Individual retirement accounts are great savings vehicles. In addition to getting a tax deduction on most contributions, your earnings in an IRA grow tax-deferred. The party stops when it's time to take money out of your IRA. In addition to taxes on most distributions, you might be liable for fees, both to the government and to your financial services firm.
Your IRA account generates revenue for the firm where you keep it. In addition to charging you commissions on the products you buy, many firms also levy an annual fee of $60 or more. As one last chance to make money before you leave, some firms also charge a fee to close an account, often as high as $150. If you have your account with a discount or online broker, you can usually avoid IRA fees, including the termination fee.
Depending on the size of your account, the biggest cost involved with closing an IRA is usually your federal tax bill. With the exception of Roth IRAs, money taken out of an IRA is fully taxable. When you close your IRA, you'll have to report the amount you take out to the IRS when you file your taxes. If you're in the top tax bracket, as of 2012 you'd have to pay out 35 percent of your IRA just in federal income taxes. Since your tax bracket is based on the amount of your taxable income for the year, closing out a high-value IRA could push you up from a lower tax bracket to a higher one.
In most states, the tax bill on your IRA doesn't stop with your federal taxes. Nearly all states tax IRA distributions the same way the federal government does, as ordinary income. Only nine states -- Nevada, Washington, Florida, Texas, New Hampshire, South Dakota, Wyoming, Tennessee and Alaska -- have no state income tax. Others charge rates as high as 11 percent, in the case of Hawaii.
Early Distribution Penalty
Retirement accounts, such as IRAs, are meant to fund your retirement expenses. If you need to close your IRA before you retire, you'll owe additional penalties, on top of all the taxes you have to pay. With few exceptions, closing an IRA before you reach age 59 1/2 will cost you a 10 percent early distribution penalty. Coupled with state and federal income taxes, you could be looking at 50 percent or more of your IRA value lost to taxes and penalties. Exceptions to the 10 percent penalty include withdrawals for certain higher education expenses, medical costs and up to $10,000 to buy or build your first home.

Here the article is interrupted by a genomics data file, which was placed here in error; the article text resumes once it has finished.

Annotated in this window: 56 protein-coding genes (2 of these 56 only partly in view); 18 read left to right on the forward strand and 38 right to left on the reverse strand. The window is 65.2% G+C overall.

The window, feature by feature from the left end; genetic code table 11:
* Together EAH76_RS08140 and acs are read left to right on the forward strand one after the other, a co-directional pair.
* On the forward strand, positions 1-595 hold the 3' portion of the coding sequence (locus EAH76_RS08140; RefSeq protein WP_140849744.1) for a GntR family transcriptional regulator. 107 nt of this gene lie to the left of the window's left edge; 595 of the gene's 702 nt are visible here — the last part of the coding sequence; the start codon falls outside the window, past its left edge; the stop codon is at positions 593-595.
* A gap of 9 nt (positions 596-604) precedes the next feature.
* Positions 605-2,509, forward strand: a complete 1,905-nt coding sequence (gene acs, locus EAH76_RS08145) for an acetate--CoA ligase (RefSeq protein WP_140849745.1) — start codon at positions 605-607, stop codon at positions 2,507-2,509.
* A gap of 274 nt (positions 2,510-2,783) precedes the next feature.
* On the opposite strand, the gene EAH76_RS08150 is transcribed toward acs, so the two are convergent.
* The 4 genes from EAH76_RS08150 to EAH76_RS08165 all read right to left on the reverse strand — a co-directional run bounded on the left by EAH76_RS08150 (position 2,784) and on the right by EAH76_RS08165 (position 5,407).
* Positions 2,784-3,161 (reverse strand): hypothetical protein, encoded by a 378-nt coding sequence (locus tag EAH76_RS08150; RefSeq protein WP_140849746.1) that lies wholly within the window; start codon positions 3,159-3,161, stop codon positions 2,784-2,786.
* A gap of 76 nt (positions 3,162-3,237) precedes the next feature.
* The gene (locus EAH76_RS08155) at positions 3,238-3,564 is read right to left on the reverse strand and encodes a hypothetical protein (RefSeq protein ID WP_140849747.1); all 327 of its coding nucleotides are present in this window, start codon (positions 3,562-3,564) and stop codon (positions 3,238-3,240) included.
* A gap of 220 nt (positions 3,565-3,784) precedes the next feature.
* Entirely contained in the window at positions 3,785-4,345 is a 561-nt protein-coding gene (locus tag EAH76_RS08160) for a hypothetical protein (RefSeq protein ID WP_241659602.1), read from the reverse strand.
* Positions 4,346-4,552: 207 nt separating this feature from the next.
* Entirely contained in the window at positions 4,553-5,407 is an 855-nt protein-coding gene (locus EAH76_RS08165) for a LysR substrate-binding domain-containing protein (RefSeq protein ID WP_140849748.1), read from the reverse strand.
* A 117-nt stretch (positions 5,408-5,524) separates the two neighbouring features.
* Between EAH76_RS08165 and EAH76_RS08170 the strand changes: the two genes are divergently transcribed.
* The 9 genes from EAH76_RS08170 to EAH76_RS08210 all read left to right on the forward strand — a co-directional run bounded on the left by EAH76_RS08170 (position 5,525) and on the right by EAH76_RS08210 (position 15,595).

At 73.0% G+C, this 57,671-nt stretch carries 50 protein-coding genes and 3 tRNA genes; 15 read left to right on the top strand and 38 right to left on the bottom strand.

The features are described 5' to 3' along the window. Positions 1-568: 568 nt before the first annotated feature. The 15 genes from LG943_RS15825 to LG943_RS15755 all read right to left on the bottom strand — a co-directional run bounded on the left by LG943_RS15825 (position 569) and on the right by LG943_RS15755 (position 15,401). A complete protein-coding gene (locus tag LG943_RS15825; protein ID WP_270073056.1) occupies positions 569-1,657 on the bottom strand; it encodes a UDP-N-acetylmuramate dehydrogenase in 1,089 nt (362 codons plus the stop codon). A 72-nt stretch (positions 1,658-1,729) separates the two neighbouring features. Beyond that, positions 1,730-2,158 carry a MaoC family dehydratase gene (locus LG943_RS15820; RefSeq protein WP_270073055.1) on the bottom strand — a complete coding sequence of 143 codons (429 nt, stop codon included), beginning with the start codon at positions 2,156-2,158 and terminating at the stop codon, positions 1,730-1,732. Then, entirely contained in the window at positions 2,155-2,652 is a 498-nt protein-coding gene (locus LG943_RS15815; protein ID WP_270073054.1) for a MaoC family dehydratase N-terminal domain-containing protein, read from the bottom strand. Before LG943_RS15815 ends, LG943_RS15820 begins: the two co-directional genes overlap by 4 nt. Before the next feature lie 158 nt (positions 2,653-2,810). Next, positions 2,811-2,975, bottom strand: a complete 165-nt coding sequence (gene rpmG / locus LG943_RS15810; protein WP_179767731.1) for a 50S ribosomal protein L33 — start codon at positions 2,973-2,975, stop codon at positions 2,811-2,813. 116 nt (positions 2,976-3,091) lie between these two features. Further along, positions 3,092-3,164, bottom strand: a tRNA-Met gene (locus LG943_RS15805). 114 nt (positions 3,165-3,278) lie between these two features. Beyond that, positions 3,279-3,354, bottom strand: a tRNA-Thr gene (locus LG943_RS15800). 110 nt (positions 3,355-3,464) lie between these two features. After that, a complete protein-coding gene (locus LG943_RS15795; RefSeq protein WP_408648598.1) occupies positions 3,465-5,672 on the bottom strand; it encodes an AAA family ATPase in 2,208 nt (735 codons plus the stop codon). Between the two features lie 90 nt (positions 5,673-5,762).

- IRS: Publication 590 -- Early Distributions
- IRS: Publication 590 -- Are Distributions Taxable?
- Baird: Schedule of Fees and Service Charges
- IRS: Publication 590 -- Roth IRAs -- Are Distributions Taxable?
- Scottrade: Individual Retirement Accounts (IRA)
- Rutgers: 2012 Marginal Tax Rates
- IRS: States Without a State Income Tax
- Federation of Tax Administrators: State Individual Income Taxes
- Jupiterimages/liquidlibrary/Getty Images
- How to Calculate Taxable Income for IRA Distributions
- What Can I Roll My IRA Into?
- How to Put Precious Metals in an IRA
- How does an IRA Work and What Determines How the Yield is Increased?
- Can an IRA Be in More Than One Name?
- Can I Borrow Money From an IRA and Put It Back Next Month?
- How Much Tax Do I Have to Pay After Liquidating My IRA?
- Taxes on Redeeming an IRA
- Can You Cash Out an IRA Without Tax Impact?
- Can an IRA Be Used for My Children's Education?